So we have been closely following the evolution of the TCPA’s automatic telephone dialing system (ATDS) definition following the Supreme Court’s Facebook case.
As everyone should know by now, in Facebook the Supreme Court held an ATDS requires the capacity to use a random or sequential number generator (ROSNG) to STORE or PRODUCE telephone numbers to be dialed. “Producing” numbers using an ROSNG means generating them. But how does one “store” telephone numbers using an ROSNG?
One way–per FN7–is if the system has the capacity to use an ROSNG to determine the sequence in which numbers are dialed. And that, of course, is the science behind human selection systems like Safe Select or Drips’ Initiate platform–systems that require a human to determine sequence to avoid fn7 problems.
But not every court views fn7 as a source of concern. The Ninth Circuit has famously dispatched with the entire “storage” predicate and focused solely on whether a system can “produce” telephone numbers using an ROSNG. That’s a great short term win for Defendants, but it is not what the Supreme Court said. So how long can it last?
Unclear. For now, however, courts do continue to follow the errant “only generating telephone numbers randomly matters” philosophy and that is a real victory for debt collectors.
For instance, in McDonald v. Navy Federal Financial Group, 2023 WL 5797724 (D. Nev. Sept. 7, 2023) the Court dismissed a Plaintiff’s TCPA claim finding that debt collection and ATDS usage are simply incompatible:
Plaintiff’s allegation renders implausible her contention that she was called randomly or using a sequential number generator as required to state a TCPA claim. Instead, Plaintiff says she repeatedly received calls from Defendant to her cell phone because Defendant was attempting to collect a debt she owed. These allegations are insufficient to state a claim under the TCPA.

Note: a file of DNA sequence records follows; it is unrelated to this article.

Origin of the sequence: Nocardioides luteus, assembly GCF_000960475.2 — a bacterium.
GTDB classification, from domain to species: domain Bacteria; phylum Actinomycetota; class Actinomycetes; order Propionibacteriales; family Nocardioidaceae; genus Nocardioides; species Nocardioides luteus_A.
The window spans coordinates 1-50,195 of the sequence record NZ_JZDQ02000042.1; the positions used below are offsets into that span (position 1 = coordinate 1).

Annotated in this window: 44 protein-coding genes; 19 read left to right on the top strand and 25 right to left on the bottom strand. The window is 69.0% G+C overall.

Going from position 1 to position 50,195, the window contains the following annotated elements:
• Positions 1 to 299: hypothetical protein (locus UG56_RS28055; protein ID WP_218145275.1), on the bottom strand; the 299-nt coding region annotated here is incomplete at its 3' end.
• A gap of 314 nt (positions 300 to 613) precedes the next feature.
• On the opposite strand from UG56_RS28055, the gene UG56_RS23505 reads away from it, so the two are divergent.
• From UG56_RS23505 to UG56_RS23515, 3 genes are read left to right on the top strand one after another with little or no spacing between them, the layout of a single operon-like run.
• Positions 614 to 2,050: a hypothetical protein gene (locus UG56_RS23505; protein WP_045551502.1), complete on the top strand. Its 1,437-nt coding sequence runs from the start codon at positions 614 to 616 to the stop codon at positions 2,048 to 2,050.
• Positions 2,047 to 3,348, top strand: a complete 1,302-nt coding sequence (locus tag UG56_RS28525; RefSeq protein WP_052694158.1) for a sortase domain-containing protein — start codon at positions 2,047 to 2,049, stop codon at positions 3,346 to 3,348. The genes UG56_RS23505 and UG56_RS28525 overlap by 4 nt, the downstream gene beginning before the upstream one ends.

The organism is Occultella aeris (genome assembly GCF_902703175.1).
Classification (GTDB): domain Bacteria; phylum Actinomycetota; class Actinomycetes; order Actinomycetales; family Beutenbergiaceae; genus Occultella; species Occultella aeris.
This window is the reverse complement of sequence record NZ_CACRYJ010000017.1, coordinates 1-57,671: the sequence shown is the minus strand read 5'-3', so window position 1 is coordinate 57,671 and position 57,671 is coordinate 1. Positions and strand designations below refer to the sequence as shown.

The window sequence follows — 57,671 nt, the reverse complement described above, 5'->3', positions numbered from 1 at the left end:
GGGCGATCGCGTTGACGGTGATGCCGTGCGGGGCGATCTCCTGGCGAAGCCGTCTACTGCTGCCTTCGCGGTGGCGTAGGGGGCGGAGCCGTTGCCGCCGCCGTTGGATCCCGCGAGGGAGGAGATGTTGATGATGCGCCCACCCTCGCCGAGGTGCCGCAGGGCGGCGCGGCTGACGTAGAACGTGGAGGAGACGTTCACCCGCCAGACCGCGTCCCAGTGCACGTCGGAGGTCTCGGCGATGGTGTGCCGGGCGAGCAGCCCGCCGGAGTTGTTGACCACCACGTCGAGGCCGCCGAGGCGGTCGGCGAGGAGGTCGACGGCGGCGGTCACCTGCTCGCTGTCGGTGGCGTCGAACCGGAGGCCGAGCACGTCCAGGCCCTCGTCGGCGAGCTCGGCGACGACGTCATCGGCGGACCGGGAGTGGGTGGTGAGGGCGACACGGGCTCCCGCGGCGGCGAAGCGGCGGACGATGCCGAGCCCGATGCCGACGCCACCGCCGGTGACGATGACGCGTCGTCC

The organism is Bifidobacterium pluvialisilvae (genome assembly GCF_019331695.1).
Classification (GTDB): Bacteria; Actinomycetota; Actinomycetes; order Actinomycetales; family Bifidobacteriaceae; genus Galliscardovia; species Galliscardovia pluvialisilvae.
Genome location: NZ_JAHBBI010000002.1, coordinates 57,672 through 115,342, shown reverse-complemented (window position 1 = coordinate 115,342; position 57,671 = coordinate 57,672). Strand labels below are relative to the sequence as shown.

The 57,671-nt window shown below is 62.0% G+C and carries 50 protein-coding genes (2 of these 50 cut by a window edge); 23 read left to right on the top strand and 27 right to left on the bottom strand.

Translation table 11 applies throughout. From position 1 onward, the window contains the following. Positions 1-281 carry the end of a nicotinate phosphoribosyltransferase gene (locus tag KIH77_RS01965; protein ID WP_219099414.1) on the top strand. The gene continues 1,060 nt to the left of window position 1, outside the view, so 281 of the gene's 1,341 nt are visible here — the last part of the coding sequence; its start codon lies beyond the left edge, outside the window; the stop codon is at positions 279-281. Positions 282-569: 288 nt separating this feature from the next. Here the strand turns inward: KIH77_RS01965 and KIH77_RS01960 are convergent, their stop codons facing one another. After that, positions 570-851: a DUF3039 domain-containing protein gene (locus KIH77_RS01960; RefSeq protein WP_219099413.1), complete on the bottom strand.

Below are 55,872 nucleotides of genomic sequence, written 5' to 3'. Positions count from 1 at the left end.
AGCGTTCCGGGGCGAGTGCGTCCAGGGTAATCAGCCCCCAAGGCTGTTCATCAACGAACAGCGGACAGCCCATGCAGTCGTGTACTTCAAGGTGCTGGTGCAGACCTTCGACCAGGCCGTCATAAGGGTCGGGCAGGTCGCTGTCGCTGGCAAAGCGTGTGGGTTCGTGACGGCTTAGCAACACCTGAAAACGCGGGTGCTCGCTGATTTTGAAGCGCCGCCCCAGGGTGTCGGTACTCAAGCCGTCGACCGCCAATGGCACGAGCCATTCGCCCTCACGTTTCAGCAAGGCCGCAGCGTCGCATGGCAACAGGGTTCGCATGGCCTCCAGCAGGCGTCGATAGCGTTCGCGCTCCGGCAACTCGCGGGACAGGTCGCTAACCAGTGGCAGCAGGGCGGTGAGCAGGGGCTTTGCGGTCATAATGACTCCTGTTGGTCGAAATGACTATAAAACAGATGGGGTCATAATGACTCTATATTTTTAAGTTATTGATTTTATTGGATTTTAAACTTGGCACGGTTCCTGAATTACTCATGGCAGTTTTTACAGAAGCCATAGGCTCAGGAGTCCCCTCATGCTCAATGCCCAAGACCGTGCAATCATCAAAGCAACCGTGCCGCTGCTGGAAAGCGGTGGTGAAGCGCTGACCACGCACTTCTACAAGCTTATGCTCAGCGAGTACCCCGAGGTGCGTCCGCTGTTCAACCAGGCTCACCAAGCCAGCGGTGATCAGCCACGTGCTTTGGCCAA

But also, concerning!
Folks reading cases like McDonald may really be getting lured into a sense of false hope. I spoke with in house counsel with a debt collector not long ago that suggested the entire industry was moving toward using predictive dialers without consent–and disregarding oral revocation efforts. This whole things feels like a trap to me, and I have lived through enough cycles of the TCPA expanding and contracting that I know one when I see one…
Trust me–if this issue ends up back in front of the Supremes they are not going to adopt the “only random generation of telephone numbers triggers the TCPA” approach. No way. They already had that chance and they didn’t bite. So understand that if you’re relying on that sort of interpretation what you are betting on is the Supreme Court not looking at this issue again.
Maybe it won’t. But with the volume of TCPA cases out there–and a circuit split already in existence– I wouldn’t bet my company on it.
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Stay safe TCPAWorld. Chat soon.